Clemente Flores lives in the El Moreno community in Salinas Grandes, Jujuy, Argentina, where indigenous communities are trying to prevent mining companies from extracting lithium. The amount of water needed to obtain the mineral, used to power electric car and phone batteries, would radically alter their way of life, Clemente argues.
In the name of lithium, a new documentary directed by Cristian Cartier and Martín Longo, tells the story of a conflict generated by lithium extraction. The film, which took more than five years to make, is available online for free until 9 August and is then scheduled for release in cinemas across Argentina.
“We are not saying no to lithium. What worries us is water management. We see what is happening in other provinces of the country where the mineral is already being extracted and they use thousands of litres of water. If they set up here, we won’t have water for us, for our livestock and for the wild animals,” says Clemente from El Moreno.
The lithium rush in Argentina
The province of Jujuy is the centre of Argentina’s lithium conflict, storing 36% of the country’s total. There, Sales de Jujuy, a company formed by the Japanese Toyota, t Canada’s Orocobre and provincial company JEMSE, operate the only mine, in operation in the locality of Olaroz.
At the same time, Canadian mining company Lithium Americas, together with Chinese-owned Ganfeng and JEMSE, are building a second mine with a production capacity of 25,000 tonnes, which is expected to start operations at the end of the year. here’s also interest in developing projects in Salinas Grandes, where Clemente lives.
Argentina, Bolivia and Chile are located in the “lithium triangle”, a geographical area recognised globally for its vast lithium resources. It is estimated to hold 47 million tonnes, about 65% of the world’s total, according to the US Geological Survey.
Lithium-ion batteries are used in phones, laptops, tablets, digital cameras and many other devices. But the booming interest in lithium has been driven largely by electric vehicles and renewable energy, which rely on batteries for energy storage and charging.
“The energy transition away from fossil fuels is necessary but we also need to reflect on certain practices that harm the environment and social and cultural diversity. It’s not just a matter of exchanging one thing for another,” says Cartier.
In Salinas Grandes there is an implicit agreement. They know that if the mining companies enter, everyone will be equally affected by the use of water.
Lithium is obtained by a process of evaporation, which requires two million litres of water for each tonne of ore extracted. Some of the water is salty, so cannot be used for human consumption. By using so much water, groundwater aquifers could be affected.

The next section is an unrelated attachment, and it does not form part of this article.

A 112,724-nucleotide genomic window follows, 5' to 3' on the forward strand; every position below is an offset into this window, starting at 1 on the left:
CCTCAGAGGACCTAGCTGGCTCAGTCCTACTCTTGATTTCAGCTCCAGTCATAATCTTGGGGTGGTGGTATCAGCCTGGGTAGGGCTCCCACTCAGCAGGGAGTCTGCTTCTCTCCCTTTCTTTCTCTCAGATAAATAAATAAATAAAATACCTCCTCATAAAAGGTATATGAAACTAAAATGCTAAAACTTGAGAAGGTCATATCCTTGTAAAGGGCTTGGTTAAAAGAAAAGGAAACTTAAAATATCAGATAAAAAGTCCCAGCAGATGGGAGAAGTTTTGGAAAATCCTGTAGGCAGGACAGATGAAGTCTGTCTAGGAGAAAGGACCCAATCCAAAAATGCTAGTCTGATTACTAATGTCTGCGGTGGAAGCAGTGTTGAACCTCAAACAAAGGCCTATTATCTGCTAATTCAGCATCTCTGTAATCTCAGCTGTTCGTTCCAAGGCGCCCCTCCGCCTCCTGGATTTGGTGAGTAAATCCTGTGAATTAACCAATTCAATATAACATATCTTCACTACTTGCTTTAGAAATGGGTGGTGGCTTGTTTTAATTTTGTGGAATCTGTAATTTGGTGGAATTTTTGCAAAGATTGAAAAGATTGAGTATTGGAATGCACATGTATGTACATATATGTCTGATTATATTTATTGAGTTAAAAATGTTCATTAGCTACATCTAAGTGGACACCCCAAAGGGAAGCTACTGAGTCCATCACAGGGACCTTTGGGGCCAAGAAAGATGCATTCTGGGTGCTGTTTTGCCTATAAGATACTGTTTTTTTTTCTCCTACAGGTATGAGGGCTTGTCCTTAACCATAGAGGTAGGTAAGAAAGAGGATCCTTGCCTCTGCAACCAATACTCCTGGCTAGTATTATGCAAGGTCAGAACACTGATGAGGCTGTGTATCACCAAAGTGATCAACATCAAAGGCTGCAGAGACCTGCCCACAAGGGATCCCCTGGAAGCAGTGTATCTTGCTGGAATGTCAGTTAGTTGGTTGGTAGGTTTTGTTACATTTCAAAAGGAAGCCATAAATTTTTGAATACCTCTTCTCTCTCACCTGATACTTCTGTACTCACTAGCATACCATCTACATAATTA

The lack of water affects communities that reside near projects and depend on it for daily activities such as agriculture. Some areas where projects have already been approved in the provinces of Jujuy and Catamarca have been identified as critical for biodiversity.
“The documentary questions the prevailing view of lithium, generally presented as the great saviour in the face of the climate crisis, and instead shows the social and environmental problems linked to its extraction,” says Pia Marchegiani, director of Environmental Policy at the Fundación Ambiente y Recursos Naturales (FARN) in Argentina, which provided research support for the film.
Communities and lithium
More than 30 indigenous communities live in the Salinas Grandes area, the focus of the documentary. Among them are the communities of Santuario Tres Pozos, Aguas Blancas and El Moreno. Most of them do not have land titles, but indigenous law recognises the ancestral and public occupation of the territory.
In 2010, the communities filed a collective injunction against the states of Jujuy and Salta and against Argentina to guarantee their rights to express consent to lithium exploitation. This lawsuit is currently before the Inter-American Court of Human Rights.
Argentina adopted ILO Convention 169 in 1992, which requires governments to conduct free, prior and informed consultations before adopting any decision that may in any way affect indigenous peoples. In 1994, Argentina’s constitutional reform recognised the ethnic and cultural pre-existence of indigenous peoples.
“In many places, the communities are divided and it is easier for mining companies to enter. But in Salinas Grandes there is an implicit agreement. They know that if the mining companies enter, everyone will be equally affected by the use of water. It is one of the few places where lithium is still not being extracted,” says Cartier.
Cartier and Longo visited the Salinas Grandes communities five times. They participated in the assemblies and observed the day-to-day life of Clemente and others. Although some situations were recreated for the film, the documentary is an accurate reflection of communities’ struggle against the settlement of mining companies in the area.
At an hour and fifteen minutes long, In the Name of Lithium records in detail how the local resistance is organised. It includes testimonies from experts, politicians and scientists, powerful images of the salt flats’ pristine white landscape and a nod to the communities’ resilience.
The filmmakers’ initially planned to premiere the documentary in a mobile cinema in the communities of the salt flats area. However, they only managed one screening at the end of 2019 before the pandemic put paid to plans. Now, they hope to resume the original plan when conditions permit.
Marchegiani, whose doctoral thesis inspired the development of the documentary, said the film highlights “the violation of rights involved in lithium extraction and the difficulties for local governments to take advantage of opportunities for dialogue. First they sought information and participation, and given the lack of response, today they seek to continue living as they have been doing”.